What Comes After a Master’s Degree
A master’s degree requires sizeable time, effort, and financial commitment. But what happens after a master’s? For most people, a master’s degree is where they will end their formal education. The vast majority will go on to seek employment or advance in their careers, while some will take up courses for certification or licensing if they add value to their degree or are mandated by law. A few would also become entrepreneurs and start their own ventures.
After completing a master’s degree program, individuals have a few options to choose from. Here are a few choices you can think about:
1. Continue Your Studies with Another Master’s
If you are interested in becoming an expert in one area but feel you can increase your scope in it, complementing your recently earned master’s degree with another may be an excellent choice. For example, if you already have a master’s in religious studies, you could enroll in a master’s in theology to give you a broader understanding of your main subject. If you have a master’s in kinesiology and exercise science, you can take up a master’s in coaching.
Having two master’s degrees can often be better than one. The additional qualification will undoubtedly lead to higher salaries and better career prospects. In 2021, graduates with a bachelor’s degree earned $1,334 per week, while those with a master’s degree earned $1,574 per week. There has been little research into the impact of two master’s degrees on earnings, but depending on which degree you use to be the primary driver of your career, backed up by your other degree, you can expect a healthy pay increase.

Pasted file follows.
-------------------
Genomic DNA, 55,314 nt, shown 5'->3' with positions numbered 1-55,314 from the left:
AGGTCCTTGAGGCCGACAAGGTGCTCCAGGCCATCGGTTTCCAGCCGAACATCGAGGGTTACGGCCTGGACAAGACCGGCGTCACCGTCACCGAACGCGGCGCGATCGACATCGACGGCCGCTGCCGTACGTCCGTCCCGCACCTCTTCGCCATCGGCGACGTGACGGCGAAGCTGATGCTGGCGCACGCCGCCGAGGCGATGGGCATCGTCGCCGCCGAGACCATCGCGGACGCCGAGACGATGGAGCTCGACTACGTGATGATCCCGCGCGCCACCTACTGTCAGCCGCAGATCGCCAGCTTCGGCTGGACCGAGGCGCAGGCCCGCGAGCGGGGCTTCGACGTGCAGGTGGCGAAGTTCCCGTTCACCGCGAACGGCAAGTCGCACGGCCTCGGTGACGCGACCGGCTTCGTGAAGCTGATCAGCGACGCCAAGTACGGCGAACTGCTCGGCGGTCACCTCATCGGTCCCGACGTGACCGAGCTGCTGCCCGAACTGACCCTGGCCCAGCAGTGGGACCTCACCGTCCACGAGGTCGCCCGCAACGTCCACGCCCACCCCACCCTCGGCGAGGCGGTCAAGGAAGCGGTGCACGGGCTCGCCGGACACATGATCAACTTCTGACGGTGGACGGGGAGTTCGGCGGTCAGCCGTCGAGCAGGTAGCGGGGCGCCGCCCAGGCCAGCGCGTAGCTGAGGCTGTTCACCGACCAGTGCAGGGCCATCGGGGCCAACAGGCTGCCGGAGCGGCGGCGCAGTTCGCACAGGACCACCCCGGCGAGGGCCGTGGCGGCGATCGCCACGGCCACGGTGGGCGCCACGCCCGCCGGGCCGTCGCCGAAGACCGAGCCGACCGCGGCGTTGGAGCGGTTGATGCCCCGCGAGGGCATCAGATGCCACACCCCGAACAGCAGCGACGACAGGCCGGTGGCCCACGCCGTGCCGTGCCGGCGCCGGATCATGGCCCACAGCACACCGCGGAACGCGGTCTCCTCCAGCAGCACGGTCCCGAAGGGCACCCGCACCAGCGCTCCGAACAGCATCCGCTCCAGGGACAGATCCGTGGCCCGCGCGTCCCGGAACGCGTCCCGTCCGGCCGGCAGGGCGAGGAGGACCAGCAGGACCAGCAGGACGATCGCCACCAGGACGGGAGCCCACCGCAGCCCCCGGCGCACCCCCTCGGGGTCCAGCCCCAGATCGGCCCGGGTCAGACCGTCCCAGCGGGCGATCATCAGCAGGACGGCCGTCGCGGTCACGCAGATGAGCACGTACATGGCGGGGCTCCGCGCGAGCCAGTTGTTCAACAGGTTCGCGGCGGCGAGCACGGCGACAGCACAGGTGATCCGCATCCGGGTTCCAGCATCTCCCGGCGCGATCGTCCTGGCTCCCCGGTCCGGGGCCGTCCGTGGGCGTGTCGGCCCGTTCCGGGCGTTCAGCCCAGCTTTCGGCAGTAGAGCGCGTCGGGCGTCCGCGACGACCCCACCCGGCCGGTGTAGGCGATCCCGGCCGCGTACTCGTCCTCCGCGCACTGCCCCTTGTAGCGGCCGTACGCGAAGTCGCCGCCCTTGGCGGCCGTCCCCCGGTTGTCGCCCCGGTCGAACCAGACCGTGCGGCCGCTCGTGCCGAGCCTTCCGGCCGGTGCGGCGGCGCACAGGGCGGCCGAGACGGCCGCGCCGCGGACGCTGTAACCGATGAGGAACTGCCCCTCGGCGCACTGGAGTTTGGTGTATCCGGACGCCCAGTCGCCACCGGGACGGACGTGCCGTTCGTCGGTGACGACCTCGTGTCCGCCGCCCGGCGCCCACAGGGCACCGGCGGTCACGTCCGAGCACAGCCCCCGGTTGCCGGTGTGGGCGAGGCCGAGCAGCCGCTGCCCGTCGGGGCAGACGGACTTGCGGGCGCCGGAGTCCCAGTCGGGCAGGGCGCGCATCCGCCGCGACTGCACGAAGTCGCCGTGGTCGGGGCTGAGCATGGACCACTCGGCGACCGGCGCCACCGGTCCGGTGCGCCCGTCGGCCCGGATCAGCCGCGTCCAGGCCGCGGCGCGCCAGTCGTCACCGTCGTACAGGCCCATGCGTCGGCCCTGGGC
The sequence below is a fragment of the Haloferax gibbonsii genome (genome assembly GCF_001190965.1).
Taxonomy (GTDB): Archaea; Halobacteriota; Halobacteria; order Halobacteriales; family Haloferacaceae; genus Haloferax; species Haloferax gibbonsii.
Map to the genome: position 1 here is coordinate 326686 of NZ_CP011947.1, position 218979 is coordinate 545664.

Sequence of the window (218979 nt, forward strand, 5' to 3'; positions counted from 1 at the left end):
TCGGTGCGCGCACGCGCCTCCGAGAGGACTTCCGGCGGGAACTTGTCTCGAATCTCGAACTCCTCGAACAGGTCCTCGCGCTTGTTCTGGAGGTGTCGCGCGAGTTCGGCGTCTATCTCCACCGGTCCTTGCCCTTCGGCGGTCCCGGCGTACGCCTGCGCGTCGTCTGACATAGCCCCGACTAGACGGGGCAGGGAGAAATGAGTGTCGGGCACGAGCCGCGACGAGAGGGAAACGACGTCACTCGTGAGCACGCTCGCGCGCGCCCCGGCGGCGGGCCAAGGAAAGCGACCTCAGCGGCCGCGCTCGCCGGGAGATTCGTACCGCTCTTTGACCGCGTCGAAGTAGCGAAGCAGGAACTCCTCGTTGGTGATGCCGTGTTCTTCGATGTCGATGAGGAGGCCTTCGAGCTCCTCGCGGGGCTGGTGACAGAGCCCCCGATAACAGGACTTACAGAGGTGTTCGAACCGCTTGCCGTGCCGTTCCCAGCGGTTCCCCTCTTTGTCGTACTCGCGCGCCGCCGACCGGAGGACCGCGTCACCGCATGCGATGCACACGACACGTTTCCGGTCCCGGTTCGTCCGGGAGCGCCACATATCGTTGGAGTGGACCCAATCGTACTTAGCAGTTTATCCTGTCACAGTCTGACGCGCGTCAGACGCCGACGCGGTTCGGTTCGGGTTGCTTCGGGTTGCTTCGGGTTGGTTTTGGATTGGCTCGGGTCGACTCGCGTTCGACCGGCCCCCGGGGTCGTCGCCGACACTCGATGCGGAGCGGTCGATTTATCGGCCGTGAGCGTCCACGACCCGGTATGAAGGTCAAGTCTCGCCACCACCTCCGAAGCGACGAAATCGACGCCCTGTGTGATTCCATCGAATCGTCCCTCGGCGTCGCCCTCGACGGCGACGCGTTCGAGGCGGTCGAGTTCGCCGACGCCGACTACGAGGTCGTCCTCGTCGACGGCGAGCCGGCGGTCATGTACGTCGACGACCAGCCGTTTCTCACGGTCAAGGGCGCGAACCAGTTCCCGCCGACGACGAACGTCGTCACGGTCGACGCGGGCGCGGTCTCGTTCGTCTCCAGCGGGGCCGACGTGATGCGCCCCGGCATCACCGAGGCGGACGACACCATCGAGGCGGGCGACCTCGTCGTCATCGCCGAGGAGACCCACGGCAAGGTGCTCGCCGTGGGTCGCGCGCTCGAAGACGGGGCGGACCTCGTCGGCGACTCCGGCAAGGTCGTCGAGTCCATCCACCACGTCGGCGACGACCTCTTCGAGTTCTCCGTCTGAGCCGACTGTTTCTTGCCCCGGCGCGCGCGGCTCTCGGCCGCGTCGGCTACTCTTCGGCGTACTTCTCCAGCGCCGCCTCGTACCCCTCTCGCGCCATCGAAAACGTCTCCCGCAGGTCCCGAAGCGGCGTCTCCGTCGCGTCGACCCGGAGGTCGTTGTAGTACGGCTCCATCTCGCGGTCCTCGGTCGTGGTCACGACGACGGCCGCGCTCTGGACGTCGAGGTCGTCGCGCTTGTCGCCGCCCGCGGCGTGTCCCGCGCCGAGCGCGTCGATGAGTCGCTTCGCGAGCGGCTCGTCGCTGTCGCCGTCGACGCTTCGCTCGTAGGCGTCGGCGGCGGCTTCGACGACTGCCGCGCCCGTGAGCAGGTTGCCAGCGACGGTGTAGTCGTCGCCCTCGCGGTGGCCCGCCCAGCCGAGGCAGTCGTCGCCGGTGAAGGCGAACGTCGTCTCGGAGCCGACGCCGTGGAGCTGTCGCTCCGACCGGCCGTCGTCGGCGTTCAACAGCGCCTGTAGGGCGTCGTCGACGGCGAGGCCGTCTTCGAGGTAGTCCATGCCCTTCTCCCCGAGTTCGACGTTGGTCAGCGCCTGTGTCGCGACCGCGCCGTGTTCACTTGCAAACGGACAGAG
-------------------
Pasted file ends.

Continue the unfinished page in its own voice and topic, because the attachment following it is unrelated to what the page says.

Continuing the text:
When considering two master’s degrees, remember to keep the costs in check. Although online programs are often cheaper than traditional in-person ones, the overall cost of your education could run into tens of thousands of dollars. You can consider free master’s programs some universities offer or a fast program from which you can graduate quickly. Pursuing a 6-month master’s and easy programs can save you money.
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2. Enter the Workforce
The most common and possibly most conservative course of action for you is to start looking for a job immediately after graduation. By doing so, you can start your professional career and earn money right away, paying off any student loans you may have. Reputable universities typically offer excellent job placement services that can connect you with recruiters. Entry-level to highly specialized positions are advertised on online job boards, and you can research top businesses in your industry to find something that suits your needs. Alternatively, you can consider entrepreneurship and starting your own business, in which case you must understand whether you have what it takes — man, machine, and money — to make it work.